One of the things that I thought was noticeable was that the pack appeared to play a tighter formation tonight. In the tight-loose, they not only hit the gain line, but drove through it with numbers. Several times we saw the big bodies of Samo, Timani and Polota-Nau (who had a good game in the loose, I thought) getting the Bok defence shifting backwards and getting some real forward momentum. It happened a bit in the first half, but unfortunately the backs kicked the ball away too much for it to be an advantage. In the second half, however, the momentum built up from the pods of forwards driving the ball through the gain line started to bear fruit. Genia and Cooper were able to spread the ball with much greater ease and create more opportunities as a result. There needs to be a lot more of this kind of forward play in the coming weeks.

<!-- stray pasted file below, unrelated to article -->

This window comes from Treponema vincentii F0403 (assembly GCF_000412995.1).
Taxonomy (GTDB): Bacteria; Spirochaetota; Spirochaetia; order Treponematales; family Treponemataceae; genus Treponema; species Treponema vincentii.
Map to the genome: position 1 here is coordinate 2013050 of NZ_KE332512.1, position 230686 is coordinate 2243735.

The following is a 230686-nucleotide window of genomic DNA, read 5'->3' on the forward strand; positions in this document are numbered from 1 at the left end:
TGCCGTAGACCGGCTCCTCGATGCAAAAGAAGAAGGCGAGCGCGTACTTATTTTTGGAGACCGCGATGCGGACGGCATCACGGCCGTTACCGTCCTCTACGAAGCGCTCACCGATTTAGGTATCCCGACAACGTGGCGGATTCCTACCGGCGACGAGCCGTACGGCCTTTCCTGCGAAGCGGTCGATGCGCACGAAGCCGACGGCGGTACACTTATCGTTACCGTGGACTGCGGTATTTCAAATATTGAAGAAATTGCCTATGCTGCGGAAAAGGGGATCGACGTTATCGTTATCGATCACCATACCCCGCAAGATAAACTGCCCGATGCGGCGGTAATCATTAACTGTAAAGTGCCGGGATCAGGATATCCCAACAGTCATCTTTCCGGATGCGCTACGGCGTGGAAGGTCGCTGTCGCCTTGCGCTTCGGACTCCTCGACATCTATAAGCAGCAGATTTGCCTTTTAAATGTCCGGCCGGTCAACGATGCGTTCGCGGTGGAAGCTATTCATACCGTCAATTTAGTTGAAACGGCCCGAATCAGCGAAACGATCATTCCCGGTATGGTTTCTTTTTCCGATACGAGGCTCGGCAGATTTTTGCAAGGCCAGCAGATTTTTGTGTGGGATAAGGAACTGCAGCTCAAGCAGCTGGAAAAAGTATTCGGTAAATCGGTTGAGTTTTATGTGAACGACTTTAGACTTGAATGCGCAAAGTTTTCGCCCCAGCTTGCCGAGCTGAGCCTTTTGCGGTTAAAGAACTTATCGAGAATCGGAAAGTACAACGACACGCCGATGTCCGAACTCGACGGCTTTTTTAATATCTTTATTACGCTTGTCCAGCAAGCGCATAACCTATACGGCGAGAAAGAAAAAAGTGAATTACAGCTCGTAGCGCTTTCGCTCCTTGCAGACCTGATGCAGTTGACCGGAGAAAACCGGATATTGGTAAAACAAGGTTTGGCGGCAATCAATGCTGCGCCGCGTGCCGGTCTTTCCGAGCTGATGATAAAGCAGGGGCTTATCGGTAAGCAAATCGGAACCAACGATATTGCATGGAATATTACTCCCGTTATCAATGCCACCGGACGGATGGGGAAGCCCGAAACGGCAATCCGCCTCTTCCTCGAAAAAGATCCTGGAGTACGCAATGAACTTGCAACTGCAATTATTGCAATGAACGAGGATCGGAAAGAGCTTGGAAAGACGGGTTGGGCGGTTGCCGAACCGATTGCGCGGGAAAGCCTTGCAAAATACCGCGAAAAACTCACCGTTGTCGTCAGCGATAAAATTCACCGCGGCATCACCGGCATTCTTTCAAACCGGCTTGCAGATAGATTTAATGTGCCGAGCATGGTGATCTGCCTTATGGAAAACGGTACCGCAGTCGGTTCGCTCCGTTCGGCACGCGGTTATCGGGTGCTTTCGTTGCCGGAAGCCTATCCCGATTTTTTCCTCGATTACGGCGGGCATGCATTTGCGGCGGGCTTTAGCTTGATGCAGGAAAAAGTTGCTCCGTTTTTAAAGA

It should also be said that Michael Hooper had a terrific game and was involved constantly. He is developing into a very fine player indeed and tonight further enhanced his reputation. He got left a little bit isolated at times and gave away some penalties, but overall he did everything you would want an openside to do, and he has developed a bit of a running game to go with it.
The set pieces were mostly good, though there were a few wobbles as well. The lineout, a traditional area of strength for Australian rugby, wasn’t as secure as it should be and I’m not sure if it was the timing of the lifting/jumping or the throwing. It’s hard to tell in real time. The scrum had its ups and downs, as the Wallaby scrum often does, but did get stronger as the game went on. There were also a couple of hiccups at the restart.